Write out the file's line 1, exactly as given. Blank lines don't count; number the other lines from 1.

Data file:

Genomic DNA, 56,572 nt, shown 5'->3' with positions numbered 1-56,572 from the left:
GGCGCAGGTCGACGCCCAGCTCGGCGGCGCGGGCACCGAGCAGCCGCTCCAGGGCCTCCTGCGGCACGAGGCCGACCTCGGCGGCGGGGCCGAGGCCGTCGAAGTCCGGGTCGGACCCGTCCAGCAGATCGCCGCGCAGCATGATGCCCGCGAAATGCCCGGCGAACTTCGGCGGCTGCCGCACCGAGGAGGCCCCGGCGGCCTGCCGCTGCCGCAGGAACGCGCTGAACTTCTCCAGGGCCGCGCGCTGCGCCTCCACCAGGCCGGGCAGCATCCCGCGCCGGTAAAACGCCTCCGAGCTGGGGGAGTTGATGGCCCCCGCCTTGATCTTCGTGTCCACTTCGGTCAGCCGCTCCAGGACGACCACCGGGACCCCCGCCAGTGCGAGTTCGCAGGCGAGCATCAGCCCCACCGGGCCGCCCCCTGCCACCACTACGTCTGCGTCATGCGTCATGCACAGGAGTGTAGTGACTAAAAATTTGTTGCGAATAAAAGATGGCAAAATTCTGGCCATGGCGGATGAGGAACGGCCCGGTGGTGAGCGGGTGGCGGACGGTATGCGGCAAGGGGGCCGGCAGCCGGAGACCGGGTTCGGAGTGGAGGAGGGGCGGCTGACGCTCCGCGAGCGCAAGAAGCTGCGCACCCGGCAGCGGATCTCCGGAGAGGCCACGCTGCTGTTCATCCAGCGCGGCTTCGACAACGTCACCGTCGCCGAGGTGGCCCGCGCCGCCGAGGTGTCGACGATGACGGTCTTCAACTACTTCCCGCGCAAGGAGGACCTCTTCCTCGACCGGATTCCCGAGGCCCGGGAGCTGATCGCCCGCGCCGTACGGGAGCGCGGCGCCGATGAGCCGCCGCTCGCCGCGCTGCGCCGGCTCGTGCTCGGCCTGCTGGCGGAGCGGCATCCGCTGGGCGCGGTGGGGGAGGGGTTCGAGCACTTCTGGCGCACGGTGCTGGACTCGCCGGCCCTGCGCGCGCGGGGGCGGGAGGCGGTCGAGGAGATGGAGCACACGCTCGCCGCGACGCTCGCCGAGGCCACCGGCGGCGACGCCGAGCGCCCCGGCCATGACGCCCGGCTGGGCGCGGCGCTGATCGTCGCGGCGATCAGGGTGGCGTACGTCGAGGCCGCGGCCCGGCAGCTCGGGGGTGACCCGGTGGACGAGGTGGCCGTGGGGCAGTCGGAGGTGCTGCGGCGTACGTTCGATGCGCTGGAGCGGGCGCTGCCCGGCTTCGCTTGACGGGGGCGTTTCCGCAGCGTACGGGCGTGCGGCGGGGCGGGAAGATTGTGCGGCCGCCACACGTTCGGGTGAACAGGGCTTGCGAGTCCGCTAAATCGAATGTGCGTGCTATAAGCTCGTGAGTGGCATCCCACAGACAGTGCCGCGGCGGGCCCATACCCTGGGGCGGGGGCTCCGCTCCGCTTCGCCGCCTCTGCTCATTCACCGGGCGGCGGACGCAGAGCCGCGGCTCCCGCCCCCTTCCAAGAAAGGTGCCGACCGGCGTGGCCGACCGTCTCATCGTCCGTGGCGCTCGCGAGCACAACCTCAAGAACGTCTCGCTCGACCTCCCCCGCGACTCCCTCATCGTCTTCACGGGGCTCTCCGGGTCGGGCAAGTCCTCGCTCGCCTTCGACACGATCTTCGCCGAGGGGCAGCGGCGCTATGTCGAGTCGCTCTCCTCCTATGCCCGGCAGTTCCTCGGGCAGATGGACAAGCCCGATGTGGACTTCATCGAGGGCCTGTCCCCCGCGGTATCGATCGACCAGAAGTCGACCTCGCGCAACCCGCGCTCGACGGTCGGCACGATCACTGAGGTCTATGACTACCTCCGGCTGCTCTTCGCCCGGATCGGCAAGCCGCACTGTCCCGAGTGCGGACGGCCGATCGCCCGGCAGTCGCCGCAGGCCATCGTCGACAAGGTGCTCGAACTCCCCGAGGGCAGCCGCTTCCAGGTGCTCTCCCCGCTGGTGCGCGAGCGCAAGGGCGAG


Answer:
Genomic DNA, 56,572 nt, shown 5'->3' with positions numbered 1-56,572 from the left: